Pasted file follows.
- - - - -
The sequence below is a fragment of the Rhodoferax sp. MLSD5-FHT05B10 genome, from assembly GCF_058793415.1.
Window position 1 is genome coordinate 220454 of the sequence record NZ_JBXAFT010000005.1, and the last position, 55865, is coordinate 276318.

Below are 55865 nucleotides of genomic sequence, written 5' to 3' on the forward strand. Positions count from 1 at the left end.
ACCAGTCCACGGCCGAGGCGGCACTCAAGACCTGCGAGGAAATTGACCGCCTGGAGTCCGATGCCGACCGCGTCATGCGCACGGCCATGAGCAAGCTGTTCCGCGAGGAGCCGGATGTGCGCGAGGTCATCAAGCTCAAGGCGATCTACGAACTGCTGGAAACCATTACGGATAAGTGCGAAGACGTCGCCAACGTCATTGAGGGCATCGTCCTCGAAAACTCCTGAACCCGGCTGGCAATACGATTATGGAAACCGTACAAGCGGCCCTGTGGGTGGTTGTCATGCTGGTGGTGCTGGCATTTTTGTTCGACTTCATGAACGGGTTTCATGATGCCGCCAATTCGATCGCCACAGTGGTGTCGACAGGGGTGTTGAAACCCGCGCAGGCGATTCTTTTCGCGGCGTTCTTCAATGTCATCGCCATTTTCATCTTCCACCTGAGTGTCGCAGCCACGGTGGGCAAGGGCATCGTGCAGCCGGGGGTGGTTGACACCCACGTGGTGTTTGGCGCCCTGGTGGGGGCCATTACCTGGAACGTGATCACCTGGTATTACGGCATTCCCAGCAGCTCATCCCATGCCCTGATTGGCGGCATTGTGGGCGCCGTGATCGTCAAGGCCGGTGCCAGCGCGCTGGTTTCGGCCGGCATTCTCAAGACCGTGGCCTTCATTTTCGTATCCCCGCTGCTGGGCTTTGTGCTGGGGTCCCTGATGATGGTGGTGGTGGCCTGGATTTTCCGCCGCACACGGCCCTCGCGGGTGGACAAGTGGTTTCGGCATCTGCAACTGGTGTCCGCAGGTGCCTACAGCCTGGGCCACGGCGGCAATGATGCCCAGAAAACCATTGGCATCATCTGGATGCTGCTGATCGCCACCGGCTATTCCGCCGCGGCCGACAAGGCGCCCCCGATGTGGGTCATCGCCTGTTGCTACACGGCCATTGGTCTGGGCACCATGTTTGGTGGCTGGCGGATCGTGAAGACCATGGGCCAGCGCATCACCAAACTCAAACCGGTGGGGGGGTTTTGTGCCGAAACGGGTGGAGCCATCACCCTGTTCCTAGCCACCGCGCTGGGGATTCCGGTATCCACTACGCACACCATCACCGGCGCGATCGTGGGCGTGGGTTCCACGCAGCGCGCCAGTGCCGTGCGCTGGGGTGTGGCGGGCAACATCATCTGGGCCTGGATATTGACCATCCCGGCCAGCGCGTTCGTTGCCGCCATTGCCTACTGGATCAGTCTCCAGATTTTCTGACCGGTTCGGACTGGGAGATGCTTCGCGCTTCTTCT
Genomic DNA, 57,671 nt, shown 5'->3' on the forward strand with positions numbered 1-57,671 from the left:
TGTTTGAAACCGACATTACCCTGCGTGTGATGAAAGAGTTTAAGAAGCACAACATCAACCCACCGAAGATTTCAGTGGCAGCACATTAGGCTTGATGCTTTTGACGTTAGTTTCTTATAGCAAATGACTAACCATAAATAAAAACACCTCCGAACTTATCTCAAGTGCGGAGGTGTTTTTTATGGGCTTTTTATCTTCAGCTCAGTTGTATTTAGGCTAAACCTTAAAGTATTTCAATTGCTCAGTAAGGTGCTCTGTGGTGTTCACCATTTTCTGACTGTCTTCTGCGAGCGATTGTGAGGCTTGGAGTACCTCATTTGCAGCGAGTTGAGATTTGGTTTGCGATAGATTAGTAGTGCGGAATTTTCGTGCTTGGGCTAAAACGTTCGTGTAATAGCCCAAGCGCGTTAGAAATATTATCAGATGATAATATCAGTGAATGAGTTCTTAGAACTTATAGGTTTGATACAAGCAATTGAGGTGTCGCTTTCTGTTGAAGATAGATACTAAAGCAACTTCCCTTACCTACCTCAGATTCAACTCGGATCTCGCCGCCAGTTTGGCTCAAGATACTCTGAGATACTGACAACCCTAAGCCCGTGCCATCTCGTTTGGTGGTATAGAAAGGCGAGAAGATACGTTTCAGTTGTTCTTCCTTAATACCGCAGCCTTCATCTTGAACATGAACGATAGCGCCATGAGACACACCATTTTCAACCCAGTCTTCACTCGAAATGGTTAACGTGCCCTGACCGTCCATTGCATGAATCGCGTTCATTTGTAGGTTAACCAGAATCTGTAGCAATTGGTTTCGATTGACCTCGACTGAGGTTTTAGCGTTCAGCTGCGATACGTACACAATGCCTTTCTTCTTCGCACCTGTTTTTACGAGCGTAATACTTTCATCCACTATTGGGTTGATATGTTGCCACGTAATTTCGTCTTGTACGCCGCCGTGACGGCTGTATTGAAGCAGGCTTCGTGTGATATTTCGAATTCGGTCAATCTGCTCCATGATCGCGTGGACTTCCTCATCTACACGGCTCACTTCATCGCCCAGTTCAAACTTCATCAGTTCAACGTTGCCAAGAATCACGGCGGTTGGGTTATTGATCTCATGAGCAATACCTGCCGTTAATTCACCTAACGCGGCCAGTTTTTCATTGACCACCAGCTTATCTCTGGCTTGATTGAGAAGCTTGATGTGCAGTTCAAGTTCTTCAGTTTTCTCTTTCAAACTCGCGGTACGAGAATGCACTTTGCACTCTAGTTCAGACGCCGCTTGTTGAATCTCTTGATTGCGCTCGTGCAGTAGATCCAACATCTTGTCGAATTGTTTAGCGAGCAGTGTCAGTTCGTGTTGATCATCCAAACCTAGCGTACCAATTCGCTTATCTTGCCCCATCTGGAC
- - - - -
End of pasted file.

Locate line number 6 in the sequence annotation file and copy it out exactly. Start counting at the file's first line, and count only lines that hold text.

TGTTTGAAACCGACATTACCCTGCGTGTGATGAAAGAGTTTAAGAAGCACAACATCAACCCACCGAAGATTTCAGTGGCAGCACATTAGGCTTGATGCTTTTGACGTTAGTTTCTTATAGCAAATGACTAACCATAAATAAAAACACCTCCGAACTTATCTCAAGTGCGGAGGTGTTTTTTATGGGCTTTTTATCTTCAGCTCAGTTGTATTTAGGCTAAACCTTAAAGTATTTCAATTGCTCAGTAAGGTGCTCTGTGGTGTTCACCATTTTCTGACTGTCTTCTGCGAGCGATTGTGAGGCTTGGAGTACCTCATTTGCAGCGAGTTGAGATTTGGTTTGCGATAGATTAGTAGTGCGGAATTTTCGTGCTTGGGCTAAAACGTTCGTGTAATAGCCCAAGCGCGTTAGAAATATTATCAGATGATAATATCAGTGAATGAGTTCTTAGAACTTATAGGTTTGATACAAGCAATTGAGGTGTCGCTTTCTGTTGAAGATAGATACTAAAGCAACTTCCCTTACCTACCTCAGATTCAACTCGGATCTCGCCGCCAGTTTGGCTCAAGATACTCTGAGATACTGACAACCCTAAGCCCGTGCCATCTCGTTTGGTGGTATAGAAAGGCGAGAAGATACGTTTCAGTTGTTCTTCCTTAATACCGCAGCCTTCATCTTGAACATGAACGATAGCGCCATGAGACACACCATTTTCAACCCAGTCTTCACTCGAAATGGTTAACGTGCCCTGACCGTCCATTGCATGAATCGCGTTCATTTGTAGGTTAACCAGAATCTGTAGCAATTGGTTTCGATTGACCTCGACTGAGGTTTTAGCGTTCAGCTGCGATACGTACACAATGCCTTTCTTCTTCGCACCTGTTTTTACGAGCGTAATACTTTCATCCACTATTGGGTTGATATGTTGCCACGTAATTTCGTCTTGTACGCCGCCGTGACGGCTGTATTGAAGCAGGCTTCGTGTGATATTTCGAATTCGGTCAATCTGCTCCATGATCGCGTGGACTTCCTCATCTACACGGCTCACTTCATCGCCCAGTTCAAACTTCATCAGTTCAACGTTGCCAAGAATCACGGCGGTTGGGTTATTGATCTCATGAGCAATACCTGCCGTTAATTCACCTAACGCGGCCAGTTTTTCATTGACCACCAGCTTATCTCTGGCTTGATTGAGAAGCTTGATGTGCAGTTCAAGTTCTTCAGTTTTCTCTTTCAAACTCGCGGTACGAGAATGCACTTTGCACTCTAGTTCAGACGCCGCTTGTTGAATCTCTTGATTGCGCTCGTGCAGTAGATCCAACATCTTGTCGAATTGTTTAGCGAGCAGTGTCAGTTCGTGTTGATCATCCAAACCTAGCGTACCAATTCGCTTATCTTGCCCCATCTGGAC